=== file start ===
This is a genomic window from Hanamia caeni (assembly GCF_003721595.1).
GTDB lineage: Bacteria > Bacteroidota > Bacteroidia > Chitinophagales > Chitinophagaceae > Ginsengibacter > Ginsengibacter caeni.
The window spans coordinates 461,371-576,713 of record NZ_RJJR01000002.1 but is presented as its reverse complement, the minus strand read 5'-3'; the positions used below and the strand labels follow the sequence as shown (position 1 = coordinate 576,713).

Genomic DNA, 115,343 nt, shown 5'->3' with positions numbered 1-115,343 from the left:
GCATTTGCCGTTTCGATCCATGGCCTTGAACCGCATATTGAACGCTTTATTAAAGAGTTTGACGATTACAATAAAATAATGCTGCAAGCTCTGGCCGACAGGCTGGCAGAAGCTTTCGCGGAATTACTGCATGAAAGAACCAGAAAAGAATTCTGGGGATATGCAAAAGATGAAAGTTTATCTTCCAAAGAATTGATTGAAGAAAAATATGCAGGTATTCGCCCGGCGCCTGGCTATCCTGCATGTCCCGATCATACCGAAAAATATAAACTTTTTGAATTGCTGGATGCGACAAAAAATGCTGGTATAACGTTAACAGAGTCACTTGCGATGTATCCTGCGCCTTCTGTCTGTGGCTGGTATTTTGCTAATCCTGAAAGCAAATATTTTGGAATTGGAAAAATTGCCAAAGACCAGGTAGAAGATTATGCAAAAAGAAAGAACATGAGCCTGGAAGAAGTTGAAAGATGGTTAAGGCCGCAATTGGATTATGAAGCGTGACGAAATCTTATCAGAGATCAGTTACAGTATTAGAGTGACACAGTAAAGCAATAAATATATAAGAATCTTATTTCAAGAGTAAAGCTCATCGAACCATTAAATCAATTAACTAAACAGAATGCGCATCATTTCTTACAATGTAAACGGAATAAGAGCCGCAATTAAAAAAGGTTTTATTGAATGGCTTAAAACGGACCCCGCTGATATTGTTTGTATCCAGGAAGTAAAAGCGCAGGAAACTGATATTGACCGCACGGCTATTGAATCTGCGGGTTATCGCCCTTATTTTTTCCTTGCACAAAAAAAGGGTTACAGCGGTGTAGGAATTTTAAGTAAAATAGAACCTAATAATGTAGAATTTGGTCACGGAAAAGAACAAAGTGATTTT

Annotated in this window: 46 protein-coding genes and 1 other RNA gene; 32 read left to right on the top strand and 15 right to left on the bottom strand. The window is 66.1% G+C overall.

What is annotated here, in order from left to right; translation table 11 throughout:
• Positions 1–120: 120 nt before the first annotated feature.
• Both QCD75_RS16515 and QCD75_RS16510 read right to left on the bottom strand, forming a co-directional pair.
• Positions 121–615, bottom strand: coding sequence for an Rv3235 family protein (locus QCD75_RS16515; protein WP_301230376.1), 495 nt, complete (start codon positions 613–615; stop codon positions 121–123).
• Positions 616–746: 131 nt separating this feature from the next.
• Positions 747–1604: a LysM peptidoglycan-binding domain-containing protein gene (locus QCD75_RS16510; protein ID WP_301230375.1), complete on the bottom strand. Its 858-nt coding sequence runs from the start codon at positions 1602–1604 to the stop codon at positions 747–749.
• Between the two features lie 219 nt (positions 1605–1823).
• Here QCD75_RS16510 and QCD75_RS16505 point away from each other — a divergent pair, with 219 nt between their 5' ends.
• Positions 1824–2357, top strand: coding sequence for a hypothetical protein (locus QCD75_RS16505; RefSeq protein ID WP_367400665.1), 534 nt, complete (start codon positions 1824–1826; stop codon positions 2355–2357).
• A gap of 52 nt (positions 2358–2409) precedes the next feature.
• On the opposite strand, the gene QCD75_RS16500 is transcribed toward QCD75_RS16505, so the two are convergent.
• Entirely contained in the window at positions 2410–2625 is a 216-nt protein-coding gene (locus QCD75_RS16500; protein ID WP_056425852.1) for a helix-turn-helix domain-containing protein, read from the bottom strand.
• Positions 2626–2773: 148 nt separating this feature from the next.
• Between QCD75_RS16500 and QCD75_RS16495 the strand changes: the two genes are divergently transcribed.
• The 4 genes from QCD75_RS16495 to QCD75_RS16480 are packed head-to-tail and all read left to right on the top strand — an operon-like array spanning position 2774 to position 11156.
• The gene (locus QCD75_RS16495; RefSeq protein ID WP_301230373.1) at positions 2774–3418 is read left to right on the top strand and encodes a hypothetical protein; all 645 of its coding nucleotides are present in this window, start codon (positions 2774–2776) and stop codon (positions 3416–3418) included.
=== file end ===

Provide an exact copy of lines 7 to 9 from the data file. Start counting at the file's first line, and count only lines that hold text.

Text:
What is annotated here, in order from left to right; translation table 11 throughout:
• Positions 1–120: 120 nt before the first annotated feature.
• Both QCD75_RS16515 and QCD75_RS16510 read right to left on the bottom strand, forming a co-directional pair.